Tuesday, March 14, 2017

Bodies, Bombshells, and Berlin

When I learned recently that lovely South African actress Charlize Theron would be starring in a movie titled Atomic Blonde, I was, well, more than a bit perplexed. After all, I associated that playful title with the notably racy 1963 paperback shown above, credited to author Monte Steele (which may or may not have been a pseudonym). As Michael Hemmingson explains in his blog, Those Sexy Vintage Sleaze Books, Steele’s yarn—which carries cover art by Robert Bonfils—focuses around a “tongue-in-cheek tough guy, murder, and lots of sex.” He goes on to offer this plot brief:
The narrator of Atomic Blonde is Johnny Stone, an insurance fraud investigator in Desert City, Nevada, who happens upon a platinum blonde bombshell with a flat tire and a pink Caddy. He offers to help fix the flat but she keeps telling him no; but, being the ladies’ man and gentleman he is, with the possibility of getting some blonde pussy, Johnny doesn’t listen to her—and when he opens her trunk to get the jack, he finds the … dead body of a man and a diamond head rattlesnake.

The blonde takes off in his car.

Then two thugs try to kill him—they keep trying to kill him throughout the book, which takes place in 48 hours.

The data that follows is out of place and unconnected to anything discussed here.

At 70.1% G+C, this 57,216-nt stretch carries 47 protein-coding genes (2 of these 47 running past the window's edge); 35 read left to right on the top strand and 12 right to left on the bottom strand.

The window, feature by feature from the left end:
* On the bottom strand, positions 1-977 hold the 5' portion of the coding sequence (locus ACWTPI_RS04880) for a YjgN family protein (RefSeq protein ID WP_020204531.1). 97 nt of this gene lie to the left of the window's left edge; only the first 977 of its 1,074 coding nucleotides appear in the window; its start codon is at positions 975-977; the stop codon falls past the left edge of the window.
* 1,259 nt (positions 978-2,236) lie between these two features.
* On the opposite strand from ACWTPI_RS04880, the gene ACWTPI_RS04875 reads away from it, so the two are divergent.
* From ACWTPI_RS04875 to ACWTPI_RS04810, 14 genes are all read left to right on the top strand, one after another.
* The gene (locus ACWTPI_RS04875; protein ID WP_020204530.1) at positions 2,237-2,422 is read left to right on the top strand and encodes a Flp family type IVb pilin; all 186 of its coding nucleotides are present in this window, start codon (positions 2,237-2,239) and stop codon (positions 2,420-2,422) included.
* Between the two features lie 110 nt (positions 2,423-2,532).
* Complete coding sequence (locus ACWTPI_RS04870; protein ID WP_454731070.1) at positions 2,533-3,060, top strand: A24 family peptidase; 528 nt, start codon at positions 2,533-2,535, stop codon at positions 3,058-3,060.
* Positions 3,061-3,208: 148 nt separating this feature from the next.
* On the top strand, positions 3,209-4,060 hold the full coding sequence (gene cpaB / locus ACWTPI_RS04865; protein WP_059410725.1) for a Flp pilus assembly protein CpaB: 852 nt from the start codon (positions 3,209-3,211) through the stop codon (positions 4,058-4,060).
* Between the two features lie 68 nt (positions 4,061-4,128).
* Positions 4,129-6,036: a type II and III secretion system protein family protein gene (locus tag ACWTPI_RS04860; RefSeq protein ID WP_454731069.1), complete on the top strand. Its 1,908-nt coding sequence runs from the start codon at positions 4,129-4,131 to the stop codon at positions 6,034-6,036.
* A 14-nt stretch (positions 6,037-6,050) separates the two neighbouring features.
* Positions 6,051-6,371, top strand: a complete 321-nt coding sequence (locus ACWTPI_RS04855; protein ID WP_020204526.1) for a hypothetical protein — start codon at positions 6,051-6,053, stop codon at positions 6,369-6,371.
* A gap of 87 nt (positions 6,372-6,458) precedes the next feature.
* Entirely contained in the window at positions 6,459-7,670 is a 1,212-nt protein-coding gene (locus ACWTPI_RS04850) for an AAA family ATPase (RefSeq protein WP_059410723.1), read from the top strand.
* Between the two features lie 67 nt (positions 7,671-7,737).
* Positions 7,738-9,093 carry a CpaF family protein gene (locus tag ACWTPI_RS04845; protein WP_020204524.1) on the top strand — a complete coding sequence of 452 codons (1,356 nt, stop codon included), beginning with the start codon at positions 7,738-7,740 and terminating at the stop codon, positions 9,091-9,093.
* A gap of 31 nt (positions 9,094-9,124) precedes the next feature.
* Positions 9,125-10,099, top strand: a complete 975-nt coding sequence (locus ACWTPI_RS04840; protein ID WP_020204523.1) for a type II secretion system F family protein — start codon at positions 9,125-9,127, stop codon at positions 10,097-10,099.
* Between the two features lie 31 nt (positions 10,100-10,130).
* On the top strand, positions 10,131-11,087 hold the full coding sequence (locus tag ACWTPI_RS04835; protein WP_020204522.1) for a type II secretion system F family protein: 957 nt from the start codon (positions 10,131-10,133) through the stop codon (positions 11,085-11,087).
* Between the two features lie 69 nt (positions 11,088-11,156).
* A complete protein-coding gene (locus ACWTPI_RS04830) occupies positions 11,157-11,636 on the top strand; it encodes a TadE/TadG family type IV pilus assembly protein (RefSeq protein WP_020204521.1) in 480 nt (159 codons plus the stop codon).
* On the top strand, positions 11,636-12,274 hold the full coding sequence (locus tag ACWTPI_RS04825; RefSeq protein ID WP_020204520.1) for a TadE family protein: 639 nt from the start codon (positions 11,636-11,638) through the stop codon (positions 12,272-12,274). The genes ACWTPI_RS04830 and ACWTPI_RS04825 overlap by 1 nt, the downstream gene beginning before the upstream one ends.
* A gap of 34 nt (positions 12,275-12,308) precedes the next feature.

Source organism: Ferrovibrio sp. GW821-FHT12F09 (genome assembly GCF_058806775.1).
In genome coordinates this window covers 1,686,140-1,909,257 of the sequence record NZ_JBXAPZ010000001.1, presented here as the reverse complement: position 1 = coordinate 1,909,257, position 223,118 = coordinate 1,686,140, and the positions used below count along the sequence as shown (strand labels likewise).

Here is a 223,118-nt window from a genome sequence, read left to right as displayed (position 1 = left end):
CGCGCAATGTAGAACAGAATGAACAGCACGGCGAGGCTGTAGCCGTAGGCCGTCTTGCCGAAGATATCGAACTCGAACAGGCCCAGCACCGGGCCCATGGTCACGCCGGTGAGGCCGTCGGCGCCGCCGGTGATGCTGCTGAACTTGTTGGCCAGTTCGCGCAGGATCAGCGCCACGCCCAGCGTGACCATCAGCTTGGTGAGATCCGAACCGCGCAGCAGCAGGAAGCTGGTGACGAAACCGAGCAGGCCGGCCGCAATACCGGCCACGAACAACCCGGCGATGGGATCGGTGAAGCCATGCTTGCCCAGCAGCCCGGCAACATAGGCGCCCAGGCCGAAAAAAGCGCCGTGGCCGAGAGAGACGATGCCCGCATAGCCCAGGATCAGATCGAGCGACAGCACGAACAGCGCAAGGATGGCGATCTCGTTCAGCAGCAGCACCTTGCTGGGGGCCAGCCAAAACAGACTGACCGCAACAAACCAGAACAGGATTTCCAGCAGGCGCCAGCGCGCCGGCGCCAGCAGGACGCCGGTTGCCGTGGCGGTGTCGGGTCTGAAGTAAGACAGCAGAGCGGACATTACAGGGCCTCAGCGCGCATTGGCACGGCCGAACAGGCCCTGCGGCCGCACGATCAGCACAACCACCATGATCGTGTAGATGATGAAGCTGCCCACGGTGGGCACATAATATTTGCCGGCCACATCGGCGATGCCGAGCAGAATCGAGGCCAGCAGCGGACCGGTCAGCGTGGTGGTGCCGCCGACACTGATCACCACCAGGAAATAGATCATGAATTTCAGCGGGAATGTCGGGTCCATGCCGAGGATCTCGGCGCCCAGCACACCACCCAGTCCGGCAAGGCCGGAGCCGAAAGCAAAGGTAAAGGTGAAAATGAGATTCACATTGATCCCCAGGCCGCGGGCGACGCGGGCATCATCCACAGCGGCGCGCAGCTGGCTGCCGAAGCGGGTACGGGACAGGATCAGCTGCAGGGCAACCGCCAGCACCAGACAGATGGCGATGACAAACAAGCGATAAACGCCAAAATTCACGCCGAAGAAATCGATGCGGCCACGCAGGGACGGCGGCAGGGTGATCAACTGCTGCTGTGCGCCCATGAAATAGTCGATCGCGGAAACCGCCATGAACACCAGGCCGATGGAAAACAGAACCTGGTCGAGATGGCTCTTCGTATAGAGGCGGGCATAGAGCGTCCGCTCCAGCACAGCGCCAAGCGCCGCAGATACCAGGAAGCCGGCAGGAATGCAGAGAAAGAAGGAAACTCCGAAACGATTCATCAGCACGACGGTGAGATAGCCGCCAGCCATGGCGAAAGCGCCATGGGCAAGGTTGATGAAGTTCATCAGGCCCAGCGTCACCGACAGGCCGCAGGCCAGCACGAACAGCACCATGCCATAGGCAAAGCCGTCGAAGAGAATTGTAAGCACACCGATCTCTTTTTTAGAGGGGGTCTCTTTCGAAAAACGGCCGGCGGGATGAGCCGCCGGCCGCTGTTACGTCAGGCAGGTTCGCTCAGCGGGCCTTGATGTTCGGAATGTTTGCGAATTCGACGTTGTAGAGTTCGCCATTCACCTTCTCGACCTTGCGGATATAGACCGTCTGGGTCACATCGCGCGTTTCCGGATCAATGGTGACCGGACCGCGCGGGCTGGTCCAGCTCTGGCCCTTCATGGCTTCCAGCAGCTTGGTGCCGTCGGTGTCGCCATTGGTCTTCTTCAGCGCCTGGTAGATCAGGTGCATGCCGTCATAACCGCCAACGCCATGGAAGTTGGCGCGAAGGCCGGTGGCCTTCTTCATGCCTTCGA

In that 48 hours, Johnny has sex with half a dozen women, from maids to whores to the blonde and his own girlfriend, Carol, who has no idea what a pussyhound he is—or does she? She does get him to marry her in the end.
As you might have surmised by this point, Steele’s “mindless entertainment” of a novel was not the inspiration for Theron’s Atomic Blonde. Instead, the screenplay was inspired by a 2012 graphic novel, The Coldest City, by Antony Johnston. Wikipedia says “the film takes place in Berlin, 1989, on the eve of the collapse of the Berlin Wall and the shifting of superpower alliances. Lorraine Broughton [Theron], a top-level spy for MI6, is dispatched to Berlin to take down a ruthless espionage ring that has just killed an undercover agent for reasons unknown. She is ordered to cooperate with Berlin station chief David Percival [James McAvoy], and the two form an uneasy alliance, unleashing their full arsenal of skills in pursuing a threat that jeopardizes the West’s entire intelligence operation.”

This action-oriented spy picture also stars John Goodman, Toby Jones, and Sofia Boutella. It’s set for a July 28 U.S. release. (You can watch a trailer here.) The only things it may have in common with Steele’s 54-year-old softcover tale are what Hemmingson defines as “prolonged sex scenes and moments of hard-boiled violence”—two elements that are much in demand by today’s film-goers.

READ MORE:The Coldest City Warms Up to Atomic Blonde, and Charlize Keeps Spying,” by Matthew Bradford (Double O Section).

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